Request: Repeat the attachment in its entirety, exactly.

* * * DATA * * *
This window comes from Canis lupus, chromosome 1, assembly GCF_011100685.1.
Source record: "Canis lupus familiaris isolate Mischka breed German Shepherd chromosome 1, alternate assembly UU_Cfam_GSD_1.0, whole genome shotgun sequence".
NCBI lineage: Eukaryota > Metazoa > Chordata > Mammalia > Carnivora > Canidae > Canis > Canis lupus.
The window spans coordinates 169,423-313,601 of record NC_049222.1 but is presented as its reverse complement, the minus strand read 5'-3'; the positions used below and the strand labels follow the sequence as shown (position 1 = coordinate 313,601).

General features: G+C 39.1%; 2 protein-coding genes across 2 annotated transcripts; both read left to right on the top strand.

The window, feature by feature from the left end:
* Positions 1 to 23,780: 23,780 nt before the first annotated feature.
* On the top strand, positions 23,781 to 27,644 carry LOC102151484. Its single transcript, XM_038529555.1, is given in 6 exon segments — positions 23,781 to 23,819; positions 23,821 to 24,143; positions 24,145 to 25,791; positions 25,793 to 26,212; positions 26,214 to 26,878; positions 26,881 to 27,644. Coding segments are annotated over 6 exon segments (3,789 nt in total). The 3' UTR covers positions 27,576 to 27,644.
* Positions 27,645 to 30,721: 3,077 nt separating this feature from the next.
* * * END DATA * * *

This window comes from Canis lupus, chromosome 1, assembly GCF_011100685.1.
Source record: "Canis lupus familiaris isolate Mischka breed German Shepherd chromosome 1, alternate assembly UU_Cfam_GSD_1.0, whole genome shotgun sequence".
NCBI lineage: Eukaryota > Metazoa > Chordata > Mammalia > Carnivora > Canidae > Canis > Canis lupus.
The window spans coordinates 169,423-313,601 of record NC_049222.1 but is presented as its reverse complement, the minus strand read 5'-3'; the positions used below and the strand labels follow the sequence as shown (position 1 = coordinate 313,601).

General features: G+C 39.1%; 2 protein-coding genes across 2 annotated transcripts; both read left to right on the top strand.

The window, feature by feature from the left end:
* Positions 1 to 23,780: 23,780 nt before the first annotated feature.
* On the top strand, positions 23,781 to 27,644 carry LOC102151484. Its single transcript, XM_038529555.1, is given in 6 exon segments — positions 23,781 to 23,819; positions 23,821 to 24,143; positions 24,145 to 25,791; positions 25,793 to 26,212; positions 26,214 to 26,878; positions 26,881 to 27,644. Coding segments are annotated over 6 exon segments (3,789 nt in total). The 3' UTR covers positions 27,576 to 27,644.
* Positions 27,645 to 30,721: 3,077 nt separating this feature from the next.